Date posted: July 2, 2015

A family business may choose any one of a number of governance models such as an all-family board, a partially independent board, or an independent board, or even an advisory board. Whichever style of board is used, three elements serve as enabling forces: clarity of roles, responsibilities, and how decisions are made; an understanding of the culture—the vision and values—and how that impacts decision making and implementation; and communication—transparency and information flow that enables the board to fully understand the challenges and opportunities facing the business and add real value as the company refines its strategy, grooms new leaders, and continues to grow.

Clarity: Roles and Responsibilities

In a family business, there are family members, there are owners, there are members of management, and there is a board. In small businesses, these roles are likely to be filled by the same people, and decisions ranging from geographic expansion to estate planning to family vacation plans move fluidly.

However, businesses that endure across generations eventually grow to a point where they can no longer operate that way.

Following are recommendations and observations on common (and potential) roles and responsibilities of key stakeholders:

  • Family: When the family grows large enough, a family council can be The family council may help the family preserve wealth through a family office that provides investment advice and estate planning; it may coordinate family philanthropy; and plan family gatherings. The family council can also be a good forum for developing policies regarding employment of family members. It should be clear, however, that the council is providing input and recommendations on this subject rather than making final decisions.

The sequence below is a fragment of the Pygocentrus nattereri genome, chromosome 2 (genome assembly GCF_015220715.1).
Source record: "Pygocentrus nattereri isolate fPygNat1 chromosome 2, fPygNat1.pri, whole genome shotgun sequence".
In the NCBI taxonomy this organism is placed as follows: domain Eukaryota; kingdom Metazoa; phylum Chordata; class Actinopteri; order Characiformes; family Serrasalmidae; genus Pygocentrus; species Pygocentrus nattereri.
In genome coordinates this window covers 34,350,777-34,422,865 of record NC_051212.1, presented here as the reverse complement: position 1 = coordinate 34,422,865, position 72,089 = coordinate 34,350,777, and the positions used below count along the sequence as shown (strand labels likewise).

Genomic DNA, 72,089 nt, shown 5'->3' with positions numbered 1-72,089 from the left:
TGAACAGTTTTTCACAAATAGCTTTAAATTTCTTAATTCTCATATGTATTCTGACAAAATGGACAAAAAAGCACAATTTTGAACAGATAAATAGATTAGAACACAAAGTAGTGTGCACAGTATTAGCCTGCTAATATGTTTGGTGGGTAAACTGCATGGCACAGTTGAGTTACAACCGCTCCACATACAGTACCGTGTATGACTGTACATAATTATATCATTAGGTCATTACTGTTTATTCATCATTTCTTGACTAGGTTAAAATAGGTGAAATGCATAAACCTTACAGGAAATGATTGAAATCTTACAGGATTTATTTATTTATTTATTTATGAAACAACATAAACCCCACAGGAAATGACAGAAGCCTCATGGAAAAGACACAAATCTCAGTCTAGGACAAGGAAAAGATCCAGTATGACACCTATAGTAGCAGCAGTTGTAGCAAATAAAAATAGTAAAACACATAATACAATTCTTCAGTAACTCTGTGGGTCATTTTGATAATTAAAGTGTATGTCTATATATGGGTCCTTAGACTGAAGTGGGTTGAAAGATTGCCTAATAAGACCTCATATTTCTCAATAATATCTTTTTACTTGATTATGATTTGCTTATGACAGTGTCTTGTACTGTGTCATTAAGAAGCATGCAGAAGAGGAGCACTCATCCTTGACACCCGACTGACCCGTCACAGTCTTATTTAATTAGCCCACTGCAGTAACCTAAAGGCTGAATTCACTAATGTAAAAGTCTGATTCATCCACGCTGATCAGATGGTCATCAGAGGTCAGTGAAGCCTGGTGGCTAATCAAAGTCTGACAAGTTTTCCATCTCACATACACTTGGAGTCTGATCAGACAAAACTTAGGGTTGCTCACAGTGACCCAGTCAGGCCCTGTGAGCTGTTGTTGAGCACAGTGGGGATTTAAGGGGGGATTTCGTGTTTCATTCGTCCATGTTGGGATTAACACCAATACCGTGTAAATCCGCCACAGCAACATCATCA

• Owners: The family council group and the owners group will usually have significant overlap in membership; however, they may not be identical for various reasons. For example, there may be outside investors, and/or there may be family members who are active in the family council but have transferred their shares in the business to other members of the family. Even when the membership of both groups is identical, there may be differences in decision rights; for example, one family member may own a greater percentage of shares (and therefore have a vote that carries more weight as an owner) than others.